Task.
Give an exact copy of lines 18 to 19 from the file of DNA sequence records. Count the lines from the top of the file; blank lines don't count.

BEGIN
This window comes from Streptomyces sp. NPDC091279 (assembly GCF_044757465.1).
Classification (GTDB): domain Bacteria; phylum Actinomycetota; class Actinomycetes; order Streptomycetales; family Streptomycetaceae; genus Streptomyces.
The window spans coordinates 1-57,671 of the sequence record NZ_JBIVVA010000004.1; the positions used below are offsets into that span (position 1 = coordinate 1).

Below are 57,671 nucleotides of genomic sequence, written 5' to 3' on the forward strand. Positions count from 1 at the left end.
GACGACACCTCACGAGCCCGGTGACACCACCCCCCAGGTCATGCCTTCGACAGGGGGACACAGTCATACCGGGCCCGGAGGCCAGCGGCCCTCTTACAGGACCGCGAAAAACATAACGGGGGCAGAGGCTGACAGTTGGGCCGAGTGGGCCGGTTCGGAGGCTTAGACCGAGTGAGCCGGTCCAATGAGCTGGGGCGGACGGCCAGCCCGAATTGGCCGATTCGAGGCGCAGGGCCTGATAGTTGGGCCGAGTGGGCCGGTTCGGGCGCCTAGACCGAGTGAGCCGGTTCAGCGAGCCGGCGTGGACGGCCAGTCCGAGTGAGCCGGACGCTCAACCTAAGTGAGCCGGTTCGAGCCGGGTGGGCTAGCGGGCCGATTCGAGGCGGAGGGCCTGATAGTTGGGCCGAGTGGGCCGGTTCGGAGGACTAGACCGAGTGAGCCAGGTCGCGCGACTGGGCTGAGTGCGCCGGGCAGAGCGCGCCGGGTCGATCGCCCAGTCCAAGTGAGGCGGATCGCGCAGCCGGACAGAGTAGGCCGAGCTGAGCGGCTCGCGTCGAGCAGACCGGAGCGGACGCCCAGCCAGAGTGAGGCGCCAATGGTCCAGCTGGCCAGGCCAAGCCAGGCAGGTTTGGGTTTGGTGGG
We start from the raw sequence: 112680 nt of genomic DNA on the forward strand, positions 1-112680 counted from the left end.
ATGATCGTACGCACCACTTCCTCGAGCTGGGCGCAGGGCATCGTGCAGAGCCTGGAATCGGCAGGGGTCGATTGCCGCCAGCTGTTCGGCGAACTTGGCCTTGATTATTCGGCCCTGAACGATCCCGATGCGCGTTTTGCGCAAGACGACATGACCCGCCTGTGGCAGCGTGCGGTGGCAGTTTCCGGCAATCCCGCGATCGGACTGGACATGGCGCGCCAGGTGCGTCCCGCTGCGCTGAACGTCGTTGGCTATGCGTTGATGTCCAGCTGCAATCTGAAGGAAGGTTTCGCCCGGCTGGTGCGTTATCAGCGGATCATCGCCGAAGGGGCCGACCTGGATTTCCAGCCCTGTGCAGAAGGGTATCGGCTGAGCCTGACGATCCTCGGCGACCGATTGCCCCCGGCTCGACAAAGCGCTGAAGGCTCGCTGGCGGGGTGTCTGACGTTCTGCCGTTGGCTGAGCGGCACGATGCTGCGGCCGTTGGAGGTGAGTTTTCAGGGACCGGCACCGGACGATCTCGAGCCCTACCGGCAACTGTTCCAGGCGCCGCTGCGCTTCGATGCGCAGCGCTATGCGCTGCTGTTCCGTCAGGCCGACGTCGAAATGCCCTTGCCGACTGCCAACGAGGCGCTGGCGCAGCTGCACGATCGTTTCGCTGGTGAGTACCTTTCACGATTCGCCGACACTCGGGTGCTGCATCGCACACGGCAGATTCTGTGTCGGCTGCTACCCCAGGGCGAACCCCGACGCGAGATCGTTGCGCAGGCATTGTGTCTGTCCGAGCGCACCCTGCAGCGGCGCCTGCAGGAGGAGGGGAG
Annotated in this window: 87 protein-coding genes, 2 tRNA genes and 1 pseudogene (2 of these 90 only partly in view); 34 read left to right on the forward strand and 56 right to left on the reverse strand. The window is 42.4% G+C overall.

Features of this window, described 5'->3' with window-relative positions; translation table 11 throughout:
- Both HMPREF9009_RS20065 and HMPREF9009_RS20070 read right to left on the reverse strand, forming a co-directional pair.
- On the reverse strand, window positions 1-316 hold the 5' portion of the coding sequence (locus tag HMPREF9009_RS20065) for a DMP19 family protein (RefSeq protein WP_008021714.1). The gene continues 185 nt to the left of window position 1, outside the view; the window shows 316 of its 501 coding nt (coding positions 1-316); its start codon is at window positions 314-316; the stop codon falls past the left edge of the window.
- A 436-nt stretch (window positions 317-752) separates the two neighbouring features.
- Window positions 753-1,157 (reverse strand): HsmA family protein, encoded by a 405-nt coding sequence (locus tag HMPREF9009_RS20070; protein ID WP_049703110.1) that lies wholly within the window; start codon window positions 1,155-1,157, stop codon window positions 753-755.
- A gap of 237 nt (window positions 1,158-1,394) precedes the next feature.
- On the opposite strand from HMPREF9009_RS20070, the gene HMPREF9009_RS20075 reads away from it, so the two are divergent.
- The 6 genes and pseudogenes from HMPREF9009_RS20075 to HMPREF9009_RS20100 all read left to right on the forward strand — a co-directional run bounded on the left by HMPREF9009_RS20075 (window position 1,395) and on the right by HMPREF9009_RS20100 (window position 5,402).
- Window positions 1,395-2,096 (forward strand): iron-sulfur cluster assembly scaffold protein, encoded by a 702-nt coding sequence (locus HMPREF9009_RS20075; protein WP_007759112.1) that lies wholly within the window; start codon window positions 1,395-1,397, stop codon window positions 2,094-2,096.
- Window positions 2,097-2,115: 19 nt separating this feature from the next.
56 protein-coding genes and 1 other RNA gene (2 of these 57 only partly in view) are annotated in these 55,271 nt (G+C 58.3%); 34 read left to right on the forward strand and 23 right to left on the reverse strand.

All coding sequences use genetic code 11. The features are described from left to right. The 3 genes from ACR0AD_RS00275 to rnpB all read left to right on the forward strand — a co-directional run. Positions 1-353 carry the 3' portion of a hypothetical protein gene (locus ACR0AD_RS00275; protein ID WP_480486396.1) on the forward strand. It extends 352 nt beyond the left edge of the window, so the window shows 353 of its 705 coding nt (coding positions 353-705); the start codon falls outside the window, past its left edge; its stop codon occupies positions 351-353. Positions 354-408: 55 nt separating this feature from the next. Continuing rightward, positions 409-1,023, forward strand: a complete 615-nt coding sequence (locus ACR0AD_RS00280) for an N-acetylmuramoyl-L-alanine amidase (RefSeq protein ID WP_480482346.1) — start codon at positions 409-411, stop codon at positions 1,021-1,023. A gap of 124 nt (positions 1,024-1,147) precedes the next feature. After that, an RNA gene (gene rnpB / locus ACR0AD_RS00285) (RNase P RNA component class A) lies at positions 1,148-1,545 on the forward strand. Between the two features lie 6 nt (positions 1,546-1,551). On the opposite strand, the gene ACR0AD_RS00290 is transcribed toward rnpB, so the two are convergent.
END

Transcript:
- Window positions 2,097-2,115: 19 nt separating this feature from the next.
56 protein-coding genes and 1 other RNA gene (2 of these 57 only partly in view) are annotated in these 55,271 nt (G+C 58.3%); 34 read left to right on the forward strand and 23 right to left on the reverse strand.